Perhaps Woodstock is the best known music festival, but only one has kept strong for several decades and still going – Glastonbury. A small town in the southeast of England is the host to a sizeable music festival that spans for several days and attracts in excess of 150,000 people. Like a lot of you I’m sure, I had never heard of this music festival and after watching this once I’ll probably never get wind of it again.
The first disc of Glastonbury is a documentary on the festival it is not in chron…logical order but includes footage from the 60’s all the way through to the latest festival in 2005. It interviews some of the colorful people attending the festival over the years, the staff involved, and of course the bands that play. At first I was interested in this disc thinking I would get the chance to watch these bands play live, but instead I sat through 130 minutes of hippies rolling around naked in mud, with the odd montage of performances. Really I found this to be a weak documentary, I was not interested in the people dancing like fools to bongo drums, holding up lighters and crying, getting naked and just acting totally like a junkie. The people interviewed and shown in the footage in this documentary were just utterly weird, and not interesting. The only somewhat interesting and normal parts of this documentary were the footage of the most recent festival where there was a lack of hippies. Of course I did enjoy the live and uncut performances that were shown, more specifically on disc 2. Although there are some big names and famous songs played in this documentary and subsequent extras disc but I didn’t like enough of the musicians to enjoy this disc myself. If you do however like Radiohead, Paul McCartney, David Bowie, The Killers, Foo Fighters, David Gray, The White Stripes, etc. like I’m sure a load of you do then you might enjoy the odd sequence where you get to see them play.
To sum it up, unless you already have an interest Glastonbury, I suggest you don’t form one. Whereas if you already are interested then you might find some enjoyment with this documentary as it does seem to showcase the people surrounding the music pretty well. But it just wasn’t for me and I could very well recommend it to anyone but those who are eager to see the history behind Glastonbury.
Presented in 1.78:1 Widescreen, this picture is mainly composed of handheld shots ranging all the way back to the 70’s with some horrible looking transfers. I guess you could expect this from a documentary movie, but not to this extreme, I was really disappointed with how poorly this turned up. Most of the shots were filled with excessive grain, dust, scratches in the print, and very apparent compression artifacts. The only somewhat good looking scenes in this movie were the footage of the live performances most recent festival, but even those could have looked better.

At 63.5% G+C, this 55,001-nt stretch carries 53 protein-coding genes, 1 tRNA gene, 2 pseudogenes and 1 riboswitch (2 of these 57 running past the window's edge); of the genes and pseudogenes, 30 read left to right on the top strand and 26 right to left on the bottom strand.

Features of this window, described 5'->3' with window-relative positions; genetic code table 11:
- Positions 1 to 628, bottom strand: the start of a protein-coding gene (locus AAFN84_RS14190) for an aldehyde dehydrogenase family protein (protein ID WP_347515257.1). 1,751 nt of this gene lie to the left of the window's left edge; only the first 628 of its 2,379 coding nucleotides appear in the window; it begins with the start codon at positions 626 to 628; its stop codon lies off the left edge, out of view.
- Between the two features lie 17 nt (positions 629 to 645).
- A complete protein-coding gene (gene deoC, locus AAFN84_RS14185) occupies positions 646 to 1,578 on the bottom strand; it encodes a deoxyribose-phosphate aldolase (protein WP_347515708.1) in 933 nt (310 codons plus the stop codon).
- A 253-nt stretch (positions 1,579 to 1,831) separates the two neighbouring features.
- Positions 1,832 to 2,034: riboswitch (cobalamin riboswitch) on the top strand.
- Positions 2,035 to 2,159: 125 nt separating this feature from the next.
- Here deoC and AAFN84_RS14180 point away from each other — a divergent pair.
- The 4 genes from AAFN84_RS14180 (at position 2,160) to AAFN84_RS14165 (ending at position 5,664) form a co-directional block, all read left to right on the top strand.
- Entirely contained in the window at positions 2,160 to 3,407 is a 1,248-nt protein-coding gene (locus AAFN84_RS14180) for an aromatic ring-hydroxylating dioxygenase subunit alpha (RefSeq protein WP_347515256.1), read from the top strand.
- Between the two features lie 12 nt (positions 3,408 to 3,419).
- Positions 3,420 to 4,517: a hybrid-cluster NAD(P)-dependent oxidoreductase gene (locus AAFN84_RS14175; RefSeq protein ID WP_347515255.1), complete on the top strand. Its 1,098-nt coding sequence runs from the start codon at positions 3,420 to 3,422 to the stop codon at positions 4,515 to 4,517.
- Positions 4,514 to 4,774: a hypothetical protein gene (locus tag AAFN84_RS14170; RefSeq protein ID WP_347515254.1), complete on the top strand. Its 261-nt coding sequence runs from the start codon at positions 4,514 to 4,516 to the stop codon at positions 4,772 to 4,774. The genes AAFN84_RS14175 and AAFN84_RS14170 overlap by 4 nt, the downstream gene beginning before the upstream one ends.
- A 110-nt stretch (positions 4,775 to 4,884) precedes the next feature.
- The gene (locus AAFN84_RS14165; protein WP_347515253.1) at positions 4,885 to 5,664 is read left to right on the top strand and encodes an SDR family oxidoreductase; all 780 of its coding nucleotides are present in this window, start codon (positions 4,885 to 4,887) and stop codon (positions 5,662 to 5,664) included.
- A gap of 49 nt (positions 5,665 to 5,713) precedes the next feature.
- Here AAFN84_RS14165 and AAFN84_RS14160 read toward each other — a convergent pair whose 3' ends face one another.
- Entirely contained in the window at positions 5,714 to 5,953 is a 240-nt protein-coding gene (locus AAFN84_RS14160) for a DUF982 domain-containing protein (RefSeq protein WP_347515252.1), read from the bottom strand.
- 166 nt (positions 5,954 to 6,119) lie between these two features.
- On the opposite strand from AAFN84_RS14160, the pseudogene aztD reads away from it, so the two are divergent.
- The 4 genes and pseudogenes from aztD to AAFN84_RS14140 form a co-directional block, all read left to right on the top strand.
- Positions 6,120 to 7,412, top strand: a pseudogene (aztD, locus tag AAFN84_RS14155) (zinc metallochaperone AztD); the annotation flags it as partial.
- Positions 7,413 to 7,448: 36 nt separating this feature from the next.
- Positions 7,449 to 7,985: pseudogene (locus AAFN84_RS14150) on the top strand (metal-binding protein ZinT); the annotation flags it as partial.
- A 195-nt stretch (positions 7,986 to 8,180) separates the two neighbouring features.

Think Film has included a Dolby Digital 5.1 audio track, something that you would expect to the panicle point of the disc but its not. In a movie that focuses around a film festival you would expect to see a lot more shots of the groups performing, but you don’t. In defense of the audio track when these bands are on the stage it sounds exceptionally well, but the thing is that most of the film dates back thirty years and sounds just as bad as it looks.
If there is one thing that I can truly compliment about this 2 disc package, it would definitely be the quality of a few of these features. There is a lot of interesting stuff here but also a few weak points as well. Ultimately I probably enjoyed disc 2 more than disc 1.
- Audio Commentary – Commentary by director Julian Temple and Jarvis Cocker
- Uncut Performances – A whole bunch of uncut performances which were surprisingly more interesting and fun to watch than the entirety of the first disc. Among the list of performers are: Foo Fighters, Fun Lovin Criminals, Paul McCartney, REM, Radiohead, Nick Cave and the Bad Seeds, Goldfrapp, The Killers, The White Stripes, and Kaiser Chiefs.
- Freeing The Spirit: Glastonbury 1999 – Footage of the 1999 festival with a handheld camera focusing on some of the crowd activities i.e. dancing, singing, and burning things.
- Bonus Interviews – Broke up into two parts Celebrity Interviews and Festival Goer Interviews. Amongst the Celebrity Interviews are some interesting and some not so interesting interviews with Michael Eavis, James Brown, Coldplay, Noel Gallagher, Moby, Radio One DJ John Peel, The Dandy Warhols. Among the Festival Goer Interviews are the Essex Boys, Tattoo Man, and Jimmy the Punk. They are a nice look at some of the people who attend the festival but ultimately not so interesting.
- Glastonbury Ceremony – A whole bunch of freaks and hippies get together and sing and chant in circles, really nothing to see here.
- Theatrical Trailer
The feature film itself wasn’t that great for me, although I did enjoy the second disc of extra features more. I was hoping to see more live performances out of this documentary, but instead I got a pretty dull look into the history of the event. If you are at all curious about this festival and the people who attend it then maybe you can give this a watch but don’t expect it to always look spectacular, the only thing you can look forward too is the nice bunch of features.
Special Features List
- Commentary by director Julian Temple and Jarvis Cocker
- Uncut Performances
- Freeing The Spirit: Glastonbury 1999
- Bonus Interviews
- Glastonbury Ceremony
- Theatrical Trailer